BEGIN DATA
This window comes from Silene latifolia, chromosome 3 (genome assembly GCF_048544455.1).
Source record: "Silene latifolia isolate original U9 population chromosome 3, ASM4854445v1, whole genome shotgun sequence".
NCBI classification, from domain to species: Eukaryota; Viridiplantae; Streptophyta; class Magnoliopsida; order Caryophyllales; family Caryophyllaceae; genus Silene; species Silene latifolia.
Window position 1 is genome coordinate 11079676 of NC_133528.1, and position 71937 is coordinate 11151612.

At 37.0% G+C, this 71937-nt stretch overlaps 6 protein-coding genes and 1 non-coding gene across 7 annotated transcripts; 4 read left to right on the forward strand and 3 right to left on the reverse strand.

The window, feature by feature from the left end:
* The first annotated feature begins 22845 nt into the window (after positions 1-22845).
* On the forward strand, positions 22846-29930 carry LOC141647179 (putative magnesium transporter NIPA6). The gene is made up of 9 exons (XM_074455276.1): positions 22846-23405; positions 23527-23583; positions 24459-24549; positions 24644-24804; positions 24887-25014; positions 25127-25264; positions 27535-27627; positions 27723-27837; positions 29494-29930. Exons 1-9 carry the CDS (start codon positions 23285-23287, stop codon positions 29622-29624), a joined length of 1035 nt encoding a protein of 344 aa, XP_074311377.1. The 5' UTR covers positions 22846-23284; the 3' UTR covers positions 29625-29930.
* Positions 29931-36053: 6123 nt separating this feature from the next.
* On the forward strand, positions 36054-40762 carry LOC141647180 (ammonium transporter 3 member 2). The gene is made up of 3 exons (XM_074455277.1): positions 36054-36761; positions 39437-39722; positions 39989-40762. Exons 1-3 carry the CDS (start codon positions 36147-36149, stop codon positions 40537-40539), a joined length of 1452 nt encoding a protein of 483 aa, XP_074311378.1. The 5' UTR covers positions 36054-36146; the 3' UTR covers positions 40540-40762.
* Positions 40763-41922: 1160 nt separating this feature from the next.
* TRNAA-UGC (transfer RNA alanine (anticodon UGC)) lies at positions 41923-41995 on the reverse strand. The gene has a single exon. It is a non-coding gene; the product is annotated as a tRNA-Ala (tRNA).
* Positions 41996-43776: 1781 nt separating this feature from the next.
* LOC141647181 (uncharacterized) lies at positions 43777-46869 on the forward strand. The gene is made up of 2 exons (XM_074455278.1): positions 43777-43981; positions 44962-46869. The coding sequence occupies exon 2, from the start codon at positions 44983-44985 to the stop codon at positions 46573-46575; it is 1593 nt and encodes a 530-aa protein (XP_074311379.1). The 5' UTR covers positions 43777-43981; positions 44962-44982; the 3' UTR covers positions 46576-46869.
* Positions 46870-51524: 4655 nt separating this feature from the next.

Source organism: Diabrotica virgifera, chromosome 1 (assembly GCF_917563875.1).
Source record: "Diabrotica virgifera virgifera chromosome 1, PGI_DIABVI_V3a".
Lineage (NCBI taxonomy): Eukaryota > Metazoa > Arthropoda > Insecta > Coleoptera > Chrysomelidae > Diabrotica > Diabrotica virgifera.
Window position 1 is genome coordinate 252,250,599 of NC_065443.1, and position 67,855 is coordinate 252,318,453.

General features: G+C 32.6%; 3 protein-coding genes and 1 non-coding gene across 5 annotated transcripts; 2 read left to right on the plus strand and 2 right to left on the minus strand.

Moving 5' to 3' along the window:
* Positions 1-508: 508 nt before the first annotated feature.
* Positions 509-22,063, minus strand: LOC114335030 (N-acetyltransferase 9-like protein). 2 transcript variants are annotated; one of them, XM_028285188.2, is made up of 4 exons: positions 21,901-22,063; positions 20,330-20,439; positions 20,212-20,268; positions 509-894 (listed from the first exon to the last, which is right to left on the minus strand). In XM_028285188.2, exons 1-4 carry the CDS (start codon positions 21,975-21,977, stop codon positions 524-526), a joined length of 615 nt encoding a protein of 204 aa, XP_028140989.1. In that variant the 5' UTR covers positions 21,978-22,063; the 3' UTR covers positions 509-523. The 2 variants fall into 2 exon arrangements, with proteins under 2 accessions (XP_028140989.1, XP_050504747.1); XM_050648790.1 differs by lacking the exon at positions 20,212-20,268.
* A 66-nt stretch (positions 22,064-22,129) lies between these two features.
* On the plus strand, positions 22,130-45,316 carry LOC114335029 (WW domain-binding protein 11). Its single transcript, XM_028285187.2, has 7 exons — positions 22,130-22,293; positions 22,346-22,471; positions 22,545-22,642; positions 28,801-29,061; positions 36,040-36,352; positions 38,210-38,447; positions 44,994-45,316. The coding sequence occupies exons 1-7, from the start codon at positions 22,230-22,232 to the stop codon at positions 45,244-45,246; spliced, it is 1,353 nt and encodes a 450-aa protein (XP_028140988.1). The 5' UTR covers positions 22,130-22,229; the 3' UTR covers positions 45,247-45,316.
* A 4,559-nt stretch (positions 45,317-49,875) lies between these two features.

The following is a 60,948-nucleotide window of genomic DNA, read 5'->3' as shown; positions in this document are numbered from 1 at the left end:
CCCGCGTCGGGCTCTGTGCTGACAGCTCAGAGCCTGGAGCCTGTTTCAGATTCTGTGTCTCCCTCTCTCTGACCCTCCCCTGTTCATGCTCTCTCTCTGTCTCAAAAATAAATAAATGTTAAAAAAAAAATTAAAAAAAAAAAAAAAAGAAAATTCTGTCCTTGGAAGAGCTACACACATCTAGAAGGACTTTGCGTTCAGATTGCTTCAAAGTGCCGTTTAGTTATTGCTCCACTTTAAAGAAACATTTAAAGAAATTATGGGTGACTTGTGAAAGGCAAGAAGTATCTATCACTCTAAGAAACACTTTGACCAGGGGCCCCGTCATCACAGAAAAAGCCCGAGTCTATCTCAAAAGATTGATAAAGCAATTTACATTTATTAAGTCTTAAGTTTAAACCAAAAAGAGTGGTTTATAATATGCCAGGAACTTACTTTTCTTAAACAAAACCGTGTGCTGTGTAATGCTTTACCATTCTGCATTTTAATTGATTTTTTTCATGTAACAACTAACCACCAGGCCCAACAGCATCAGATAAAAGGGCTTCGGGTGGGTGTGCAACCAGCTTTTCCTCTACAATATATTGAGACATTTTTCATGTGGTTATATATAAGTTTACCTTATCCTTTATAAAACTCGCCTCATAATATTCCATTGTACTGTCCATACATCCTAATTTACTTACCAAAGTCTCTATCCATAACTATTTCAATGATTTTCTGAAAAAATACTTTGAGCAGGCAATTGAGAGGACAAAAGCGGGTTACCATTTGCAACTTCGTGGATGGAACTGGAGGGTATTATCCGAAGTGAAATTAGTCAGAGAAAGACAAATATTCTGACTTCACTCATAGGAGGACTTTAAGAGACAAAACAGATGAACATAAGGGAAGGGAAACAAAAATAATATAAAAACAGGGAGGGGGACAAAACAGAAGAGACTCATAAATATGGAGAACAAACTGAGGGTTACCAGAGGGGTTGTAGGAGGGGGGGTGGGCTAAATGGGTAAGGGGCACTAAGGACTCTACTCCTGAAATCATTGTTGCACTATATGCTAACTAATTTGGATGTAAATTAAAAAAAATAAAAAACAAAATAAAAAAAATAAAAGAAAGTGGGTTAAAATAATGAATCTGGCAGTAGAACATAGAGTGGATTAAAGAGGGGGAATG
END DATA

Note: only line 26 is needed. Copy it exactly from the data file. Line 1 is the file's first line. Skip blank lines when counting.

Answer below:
* A 4,559-nt stretch (positions 45,317-49,875) lies between these two features.